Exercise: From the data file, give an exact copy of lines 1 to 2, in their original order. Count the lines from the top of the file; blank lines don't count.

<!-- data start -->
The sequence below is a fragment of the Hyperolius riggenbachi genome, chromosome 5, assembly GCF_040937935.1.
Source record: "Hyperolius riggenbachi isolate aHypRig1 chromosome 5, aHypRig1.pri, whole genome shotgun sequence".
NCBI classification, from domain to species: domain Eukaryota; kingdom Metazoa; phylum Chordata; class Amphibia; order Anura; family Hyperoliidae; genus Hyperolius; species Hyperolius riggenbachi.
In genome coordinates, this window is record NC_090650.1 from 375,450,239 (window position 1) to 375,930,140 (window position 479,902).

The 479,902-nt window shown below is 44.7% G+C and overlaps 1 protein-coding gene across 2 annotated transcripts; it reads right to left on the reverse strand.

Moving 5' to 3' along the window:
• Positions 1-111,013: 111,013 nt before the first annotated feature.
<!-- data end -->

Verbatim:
The sequence below is a fragment of the Hyperolius riggenbachi genome, chromosome 5, assembly GCF_040937935.1.
Source record: "Hyperolius riggenbachi isolate aHypRig1 chromosome 5, aHypRig1.pri, whole genome shotgun sequence".